Trusts may still play an important role in estate planning

Due to changes in the federal estate tax laws, there is now roughly a $5 million exemption in place, which for a married couple can be parlayed into an exemption of approximately $10 million. This change looks fairly permanent, and for now makes it unlikely that trusts will be needed in the estate plan for obtaining tax savings. However, estate planning in Texas may include trusts for other more traditional purposes.

Trusts are still good tools to structure the distribution of one's assets both during life and at death. Trusts have always been used to transfer assets to children and others in a controlled manner consistent with the donor's wishes. Thus, a simple testamentary trust in a will, for example, may provide that the trustee holds the corpus of the trust funds until the minor child reaches 21, 25, or any other age for final distribution.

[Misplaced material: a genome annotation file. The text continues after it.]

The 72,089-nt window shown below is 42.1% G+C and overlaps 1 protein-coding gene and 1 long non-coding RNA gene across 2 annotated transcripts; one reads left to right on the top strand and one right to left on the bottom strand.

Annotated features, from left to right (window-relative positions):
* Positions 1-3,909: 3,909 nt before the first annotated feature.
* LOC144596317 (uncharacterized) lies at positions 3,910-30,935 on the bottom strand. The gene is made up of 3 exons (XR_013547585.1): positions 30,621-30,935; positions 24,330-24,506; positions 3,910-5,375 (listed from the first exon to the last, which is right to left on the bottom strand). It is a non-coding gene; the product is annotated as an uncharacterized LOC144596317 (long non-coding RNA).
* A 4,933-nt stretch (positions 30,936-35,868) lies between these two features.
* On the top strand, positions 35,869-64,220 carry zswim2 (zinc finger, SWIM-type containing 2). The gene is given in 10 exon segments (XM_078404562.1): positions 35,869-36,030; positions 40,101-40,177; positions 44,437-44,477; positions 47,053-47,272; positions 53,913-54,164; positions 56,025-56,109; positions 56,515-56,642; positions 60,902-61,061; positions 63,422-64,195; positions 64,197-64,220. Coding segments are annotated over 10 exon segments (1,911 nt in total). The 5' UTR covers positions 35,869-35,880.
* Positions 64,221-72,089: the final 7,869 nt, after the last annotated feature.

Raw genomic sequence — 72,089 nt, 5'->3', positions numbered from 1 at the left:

The trustee may be directed to use the trust funds for the health, welfare and education of the beneficiary, in the trustee's discretion, before making the final distributions. Trusts may also be effective vehicles to donate to charities. Trusts can be an integral part of an estate plan, along with the will and the powers of attorney.

Before deciding to create trusts, however, one should think seriously about their use and purpose. Does the donor want to provide for his or her family members and/or for charitable institutions? What are the relationships and ages of the beneficiaries, what kinds of assets are owned, and is the donor in need of protecting those assets from creditors? Is there a need for lifetime trusts or is the need strictly for a trust to take effect at death?

In Texas and elsewhere, these main considerations should be determined first. Then they can be charted out and constructed. Most people will get the most accurate and cost-effective arrangement of estate planning tools by working in conjunction with an experienced estate planning attorney. Some persons will also need the additional input of a financial planner or adviser of some sort, depending on the applicable circumstances.

Source: CNBC, "What's the difference between an inheritance and a trust?", Andrew Osterland, July 6, 2016

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